ICU Volume 5 - Issue 4 - Winter 2005 - News and Innovations

Pandemic Preparedness and Patient Safety


Kirstie Edwards, BSc MA MISTC


[email protected]


Avian Influenza Action Plans

A global meeting between the World Health Organisation (WHO), the Food and Agriculture Organisation, the World Organisation for Animal Health and the World Bank, held 7-9 November 2005, defined an action plan to control avian influenza in animals and limit the threat of a human influenza pandemic. The H5N1 influenza virus is currently circulating in animals in Asia and has been identified in parts of Europe. Human exposure to the H5N1 virus risks the emergence of a new pandemic virus. In his opening speech on the 7th November, WHO Director General, Lee Jong-wook, distinguished between seasonal flu, avian flu and human pandemic influenza. Although he stated that there was no current outbreak of human pandemic influenza anywhere in the world, he warned “the signs are clear that it is coming. The 1918 pandemic resulted from a changed avian flu virus. Since its appearance in Hong Kong in 1997, highly pathogenic H5N1 avian flu has spread to 15 countries in Asia, and Europe.” The World Bank estimates that the needs of affected countries could potentially reach US$1 billion over the next 3 years. The meeting was attended by more than 600 delegates from over 100 countries and concluded an action plan covering six key areas: control at source in birds, surveillance, rapid containment, pandemic preparedness, integrated country plans, and communications.

Source:  November 2005.


The need for critical care units and intensive care physicians to be closely involved in contingency planning at a national level has been highlighted recently in the UK. In an article in Anaesthesia in October 2005, Drs David Menon, Bruce Taylor and Saxon Ridley pointed out that an epidemic would result in an increased number of admissions, both to hospitals and to intensive care units, and criticised the Department of Health’s “UK Influenza Pandemic Contingency Plan” for not considering the impact of a pandemic on critical care services. Dr Menon and colleagues (2005) modelled this potential impact for the UK, using software developed by the Centre for Disease Control and Prevention ( Their study showed that for a 25% attack rate and 8-week pandemic duration, the demand for ventilatory support would exceed 200% of present capacity. Demand also remained unsustainably high in models with more favourable scenarios. The researchers concluded that current critical care bed capacity in England would be unable to cope with the increased demand provided by an influenza pandemic, highlighting the need for appropriate critical care contingency planning. Dr Bruce Taylor has now been asked to set up a UK Critical Care Contingency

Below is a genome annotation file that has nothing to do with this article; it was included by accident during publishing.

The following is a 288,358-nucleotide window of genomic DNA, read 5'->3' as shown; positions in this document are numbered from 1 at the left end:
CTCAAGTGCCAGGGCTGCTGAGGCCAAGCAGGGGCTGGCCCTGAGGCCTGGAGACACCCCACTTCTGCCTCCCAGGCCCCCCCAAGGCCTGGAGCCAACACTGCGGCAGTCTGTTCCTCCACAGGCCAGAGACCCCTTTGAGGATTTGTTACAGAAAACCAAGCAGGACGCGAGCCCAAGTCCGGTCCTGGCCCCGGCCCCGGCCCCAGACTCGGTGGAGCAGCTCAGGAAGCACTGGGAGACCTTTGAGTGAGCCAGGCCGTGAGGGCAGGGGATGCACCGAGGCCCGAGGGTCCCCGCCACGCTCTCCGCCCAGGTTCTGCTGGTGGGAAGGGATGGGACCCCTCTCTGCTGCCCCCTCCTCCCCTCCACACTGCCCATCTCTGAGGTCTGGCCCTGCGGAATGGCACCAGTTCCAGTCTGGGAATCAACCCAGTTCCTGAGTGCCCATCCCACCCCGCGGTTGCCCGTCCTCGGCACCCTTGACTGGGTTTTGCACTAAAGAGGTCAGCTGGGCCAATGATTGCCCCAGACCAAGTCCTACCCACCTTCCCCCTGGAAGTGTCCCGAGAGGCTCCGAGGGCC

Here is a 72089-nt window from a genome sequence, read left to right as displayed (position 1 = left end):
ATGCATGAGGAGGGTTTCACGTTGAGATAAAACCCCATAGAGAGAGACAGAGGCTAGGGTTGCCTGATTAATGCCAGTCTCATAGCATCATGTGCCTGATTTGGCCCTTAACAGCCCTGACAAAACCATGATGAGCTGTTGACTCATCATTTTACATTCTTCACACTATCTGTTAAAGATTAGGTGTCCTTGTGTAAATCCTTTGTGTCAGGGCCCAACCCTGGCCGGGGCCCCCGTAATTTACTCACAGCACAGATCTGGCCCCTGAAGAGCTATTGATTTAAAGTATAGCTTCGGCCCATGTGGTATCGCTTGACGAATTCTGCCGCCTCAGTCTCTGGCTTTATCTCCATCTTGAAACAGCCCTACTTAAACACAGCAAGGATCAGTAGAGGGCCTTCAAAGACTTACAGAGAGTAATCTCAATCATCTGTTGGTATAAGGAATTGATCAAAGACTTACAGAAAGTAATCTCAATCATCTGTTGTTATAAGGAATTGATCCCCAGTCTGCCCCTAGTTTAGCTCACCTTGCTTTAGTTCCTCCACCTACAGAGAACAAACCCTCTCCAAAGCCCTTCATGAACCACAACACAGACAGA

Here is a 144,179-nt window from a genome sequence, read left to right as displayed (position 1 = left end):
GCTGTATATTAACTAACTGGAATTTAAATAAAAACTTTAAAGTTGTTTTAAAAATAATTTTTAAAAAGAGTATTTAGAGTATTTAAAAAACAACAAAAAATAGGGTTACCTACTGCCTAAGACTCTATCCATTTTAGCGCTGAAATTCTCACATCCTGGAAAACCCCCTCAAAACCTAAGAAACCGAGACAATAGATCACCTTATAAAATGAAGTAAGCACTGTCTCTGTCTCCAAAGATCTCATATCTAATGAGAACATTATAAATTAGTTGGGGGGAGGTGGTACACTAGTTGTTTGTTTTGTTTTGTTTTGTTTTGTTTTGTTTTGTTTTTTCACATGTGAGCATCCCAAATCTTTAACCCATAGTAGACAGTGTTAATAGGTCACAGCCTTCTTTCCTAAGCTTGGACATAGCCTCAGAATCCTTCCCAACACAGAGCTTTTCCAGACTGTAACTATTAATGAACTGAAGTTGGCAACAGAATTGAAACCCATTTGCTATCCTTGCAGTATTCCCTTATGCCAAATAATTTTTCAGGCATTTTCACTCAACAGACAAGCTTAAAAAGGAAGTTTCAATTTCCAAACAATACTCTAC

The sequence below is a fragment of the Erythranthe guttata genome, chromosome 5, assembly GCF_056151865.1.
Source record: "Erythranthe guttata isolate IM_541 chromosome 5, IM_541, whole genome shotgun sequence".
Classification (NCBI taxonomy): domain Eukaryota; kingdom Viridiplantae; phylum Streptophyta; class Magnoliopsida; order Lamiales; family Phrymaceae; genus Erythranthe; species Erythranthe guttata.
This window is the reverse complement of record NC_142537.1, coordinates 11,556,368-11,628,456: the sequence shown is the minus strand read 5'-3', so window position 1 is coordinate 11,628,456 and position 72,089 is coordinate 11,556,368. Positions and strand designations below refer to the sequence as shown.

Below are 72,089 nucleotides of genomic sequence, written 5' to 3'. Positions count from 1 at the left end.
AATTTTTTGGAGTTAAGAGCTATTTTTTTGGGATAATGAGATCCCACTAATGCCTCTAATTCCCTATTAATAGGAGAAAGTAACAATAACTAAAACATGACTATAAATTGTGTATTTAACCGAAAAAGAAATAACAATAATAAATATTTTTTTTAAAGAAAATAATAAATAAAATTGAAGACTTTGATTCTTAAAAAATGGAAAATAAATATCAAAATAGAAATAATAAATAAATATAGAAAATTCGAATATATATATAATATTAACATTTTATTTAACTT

Planning group, which will plan for expansion of critical care capacity to meet this need.

Sources: Anaesthesia 2005; personal communication with

Bruce Taylor, November 2005.


World Alliance for Patient Safety

The Who World Alliance for Patient Safety comprises heads of agencies, policy-makers and patients' groups with the aim of advancing the patient safety goal of "First do no harm". Chaired by Sir Liam Donaldson, the Alliance launched the Global Patient Safety Challenge 2005-2006, “Clean care is safer care”, in October 2005. The Alliance reports:

• that healthcare associated infection affects 1.4 million worldwide in hospitals at any given time,

• between 5% and 10% of patients admitted in modern hospitals in developed countries acquire one or more infections, and that

• the risk of healthcare acquired infection is 2 to 20 times higher in developing countries.

The Challenge tackles healthcare acquired infections, which promote drug resistance, increase costs and pose risks to patients, relatives and healthcare workers.


Sourced from November 2005, where documents on actions of the Challenge and the "WHO guidelines on hand hygiene in healthcare" are available.


Patient Safety in Michigan

Michigan Health & Hospital Association’s (MHA) Keystone Centre for Patient Safety & Quality has completed a 15 month project to improve ICU patient safety. Keystone: ICU is a collaborative of more than 120 Michigan ICUs and 70 Michigan hospitals. Using a predictive model and data collected from participants between March 2004 and June 2005, the total savings were estimated to be:

• Patient Lives Saved - 1,578

• Hospital Days Saved - 81,020

• Health Care Dollars Saved - $165,534,736

Central IV line infections were reduced by nearly 50%, 68 out of the 127 participating ICUs reported zero bloodstream infections or ventilator-associated pneumonias for six months or more, and overall ventilator associated pneumonia rates continue to decrease. MHA Keystone Centre was established in March 2003, and brings together hospitals, national experts and best practice evidence to improve patient safety. Co-leaders of the ICU project are Chris Goeschel RN MPA MPS, executive director of the MHA Keystone Centre, and Peter Pronovost MD PhD FCCM, internationally recognized patient safety expert from the Quality and Safety Research Group at Johns Hopkins



Source:  November 2005.

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AuthorKirstie Edwards, BSc MA [email protected] Avian Influenza Action PlansA global meeting between the World Health Or

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